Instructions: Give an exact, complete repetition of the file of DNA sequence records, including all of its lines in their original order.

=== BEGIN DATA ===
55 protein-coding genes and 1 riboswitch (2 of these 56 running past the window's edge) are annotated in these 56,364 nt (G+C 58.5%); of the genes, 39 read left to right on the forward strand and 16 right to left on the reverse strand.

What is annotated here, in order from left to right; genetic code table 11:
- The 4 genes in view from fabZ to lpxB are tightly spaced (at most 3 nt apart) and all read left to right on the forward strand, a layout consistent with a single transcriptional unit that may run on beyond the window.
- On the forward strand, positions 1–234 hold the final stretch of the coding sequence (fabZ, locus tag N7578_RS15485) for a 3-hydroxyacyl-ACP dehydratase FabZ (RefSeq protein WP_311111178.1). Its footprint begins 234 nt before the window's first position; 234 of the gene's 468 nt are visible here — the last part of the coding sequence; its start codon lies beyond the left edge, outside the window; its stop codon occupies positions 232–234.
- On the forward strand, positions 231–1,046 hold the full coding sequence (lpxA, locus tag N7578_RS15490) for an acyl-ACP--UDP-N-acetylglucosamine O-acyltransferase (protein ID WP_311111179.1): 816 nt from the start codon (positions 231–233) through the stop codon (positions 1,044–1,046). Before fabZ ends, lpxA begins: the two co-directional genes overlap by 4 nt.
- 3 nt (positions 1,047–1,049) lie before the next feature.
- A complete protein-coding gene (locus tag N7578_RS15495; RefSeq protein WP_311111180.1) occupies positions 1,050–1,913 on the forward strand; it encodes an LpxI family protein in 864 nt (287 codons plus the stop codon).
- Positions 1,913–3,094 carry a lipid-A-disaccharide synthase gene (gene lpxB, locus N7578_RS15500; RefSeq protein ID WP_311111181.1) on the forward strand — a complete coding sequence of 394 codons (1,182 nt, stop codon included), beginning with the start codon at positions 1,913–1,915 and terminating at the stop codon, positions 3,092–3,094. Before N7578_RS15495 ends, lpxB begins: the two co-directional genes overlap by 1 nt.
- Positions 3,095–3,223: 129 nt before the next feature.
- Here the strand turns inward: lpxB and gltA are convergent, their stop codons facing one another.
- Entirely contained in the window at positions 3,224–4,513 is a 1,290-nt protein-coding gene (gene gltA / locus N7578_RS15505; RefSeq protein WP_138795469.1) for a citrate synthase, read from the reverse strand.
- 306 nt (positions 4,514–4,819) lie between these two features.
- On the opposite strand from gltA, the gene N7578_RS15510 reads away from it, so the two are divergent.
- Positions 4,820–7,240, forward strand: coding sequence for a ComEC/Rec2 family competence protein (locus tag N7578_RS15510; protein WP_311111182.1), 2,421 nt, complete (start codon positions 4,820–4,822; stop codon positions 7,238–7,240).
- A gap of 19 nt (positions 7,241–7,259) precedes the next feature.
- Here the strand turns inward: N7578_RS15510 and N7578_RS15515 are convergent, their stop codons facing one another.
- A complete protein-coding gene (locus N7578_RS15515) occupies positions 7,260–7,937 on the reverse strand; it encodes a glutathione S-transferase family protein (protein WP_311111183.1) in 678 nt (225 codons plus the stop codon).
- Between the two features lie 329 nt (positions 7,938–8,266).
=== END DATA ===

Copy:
55 protein-coding genes and 1 riboswitch (2 of these 56 running past the window's edge) are annotated in these 56,364 nt (G+C 58.5%); of the genes, 39 read left to right on the forward strand and 16 right to left on the reverse strand.

What is annotated here, in order from left to right; genetic code table 11:
- The 4 genes in view from fabZ to lpxB are tightly spaced (at most 3 nt apart) and all read left to right on the forward strand, a layout consistent with a single transcriptional unit that may run on beyond the window.
- On the forward strand, positions 1–234 hold the final stretch of the coding sequence (fabZ, locus tag N7578_RS15485) for a 3-hydroxyacyl-ACP dehydratase FabZ (RefSeq protein WP_311111178.1). Its footprint begins 234 nt before the window's first position; 234 of the gene's 468 nt are visible here — the last part of the coding sequence; its start codon lies beyond the left edge, outside the window; its stop codon occupies positions 232–234.
- On the forward strand, positions 231–1,046 hold the full coding sequence (lpxA, locus tag N7578_RS15490) for an acyl-ACP--UDP-N-acetylglucosamine O-acyltransferase (protein ID WP_311111179.1): 816 nt from the start codon (positions 231–233) through the stop codon (positions 1,044–1,046). Before fabZ ends, lpxA begins: the two co-directional genes overlap by 4 nt.
- 3 nt (positions 1,047–1,049) lie before the next feature.
- A complete protein-coding gene (locus tag N7578_RS15495; RefSeq protein WP_311111180.1) occupies positions 1,050–1,913 on the forward strand; it encodes an LpxI family protein in 864 nt (287 codons plus the stop codon).
- Positions 1,913–3,094 carry a lipid-A-disaccharide synthase gene (gene lpxB, locus N7578_RS15500; RefSeq protein ID WP_311111181.1) on the forward strand — a complete coding sequence of 394 codons (1,182 nt, stop codon included), beginning with the start codon at positions 1,913–1,915 and terminating at the stop codon, positions 3,092–3,094. Before N7578_RS15495 ends, lpxB begins: the two co-directional genes overlap by 1 nt.
- Positions 3,095–3,223: 129 nt before the next feature.
- Here the strand turns inward: lpxB and gltA are convergent, their stop codons facing one another.
- Entirely contained in the window at positions 3,224–4,513 is a 1,290-nt protein-coding gene (gene gltA / locus N7578_RS15505; RefSeq protein WP_138795469.1) for a citrate synthase, read from the reverse strand.
- 306 nt (positions 4,514–4,819) lie between these two features.
- On the opposite strand from gltA, the gene N7578_RS15510 reads away from it, so the two are divergent.
- Positions 4,820–7,240, forward strand: coding sequence for a ComEC/Rec2 family competence protein (locus tag N7578_RS15510; protein WP_311111182.1), 2,421 nt, complete (start codon positions 4,820–4,822; stop codon positions 7,238–7,240).
- A gap of 19 nt (positions 7,241–7,259) precedes the next feature.
- Here the strand turns inward: N7578_RS15510 and N7578_RS15515 are convergent, their stop codons facing one another.
- A complete protein-coding gene (locus N7578_RS15515) occupies positions 7,260–7,937 on the reverse strand; it encodes a glutathione S-transferase family protein (protein WP_311111183.1) in 678 nt (225 codons plus the stop codon).
- Between the two features lie 329 nt (positions 7,938–8,266).